Filipino seafarers also work aboard ocean-going oil tankers and cargo ships as skippers, engineers, doctors, nurses, electricians, oilers, painters, cooks, waiters, and waitresses.
Thus, it is certainly disheartening to note that cruise ship operators have been sending home thousands of Pinoy seafarers due to the dreaded coronavirus disease (COVID-19).
In fact, there is now a widespread uncertainty among Filipino crew members on short-term contracts with cruise ships, according to the ACTS-OFW Coalition of Organizations.
ACTS-OFW chairman Aniceto Bertiz III, a former party-list member of the House of Representatives, said that cruise operations around the world “have virtually ground to a halt.”
The British-American cruise operator Carnival Corp. and PLC has suspended all voyages for 60 days and is sending home all its multinational crew members, who are mostly Filipinos.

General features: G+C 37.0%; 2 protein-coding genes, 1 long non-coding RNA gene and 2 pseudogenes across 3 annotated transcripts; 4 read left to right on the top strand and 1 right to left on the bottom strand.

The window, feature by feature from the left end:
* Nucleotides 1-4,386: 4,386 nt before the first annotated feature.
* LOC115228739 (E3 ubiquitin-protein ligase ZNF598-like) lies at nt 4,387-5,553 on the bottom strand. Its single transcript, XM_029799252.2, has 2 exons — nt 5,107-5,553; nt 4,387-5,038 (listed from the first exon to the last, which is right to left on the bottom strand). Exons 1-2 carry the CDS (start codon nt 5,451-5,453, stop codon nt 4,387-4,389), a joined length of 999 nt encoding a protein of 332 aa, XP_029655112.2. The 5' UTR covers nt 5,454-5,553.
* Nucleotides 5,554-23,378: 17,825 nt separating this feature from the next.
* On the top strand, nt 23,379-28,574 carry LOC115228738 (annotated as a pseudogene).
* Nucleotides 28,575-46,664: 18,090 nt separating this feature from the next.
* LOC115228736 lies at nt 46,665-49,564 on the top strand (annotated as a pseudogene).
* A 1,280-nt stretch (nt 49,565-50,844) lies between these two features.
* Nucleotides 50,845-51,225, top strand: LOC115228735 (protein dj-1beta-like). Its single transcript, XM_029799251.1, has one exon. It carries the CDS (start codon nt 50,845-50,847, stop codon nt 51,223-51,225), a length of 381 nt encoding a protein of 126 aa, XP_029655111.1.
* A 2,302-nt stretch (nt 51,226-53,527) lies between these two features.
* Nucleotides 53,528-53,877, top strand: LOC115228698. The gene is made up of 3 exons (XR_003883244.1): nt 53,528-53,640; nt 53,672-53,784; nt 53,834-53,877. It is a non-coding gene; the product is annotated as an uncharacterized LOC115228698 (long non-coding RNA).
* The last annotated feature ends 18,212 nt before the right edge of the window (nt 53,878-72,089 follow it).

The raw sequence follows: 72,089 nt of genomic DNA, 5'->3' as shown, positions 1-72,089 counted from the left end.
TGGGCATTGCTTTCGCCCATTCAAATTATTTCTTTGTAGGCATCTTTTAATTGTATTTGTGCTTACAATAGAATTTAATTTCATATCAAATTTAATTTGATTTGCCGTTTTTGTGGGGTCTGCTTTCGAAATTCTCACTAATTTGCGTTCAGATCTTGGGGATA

More than half of the crew on Carnival’s 18 cruise ships are from the Philippines, one of the world’s major suppliers of mariners, each earning an average of US$1,400 a month.
Due to their exceptional skills, good command of the English language, honesty, loyalty and ability to easily adapt to foreign culture, Filipino mariners are in demand in the world market.
With the unsolved unemployment problems in the Philippines, the return of our seamen and other overseas Filipino workers because of the coronavirus disease is certainly “bad news.”
It’s a tragedy, according to various sectors.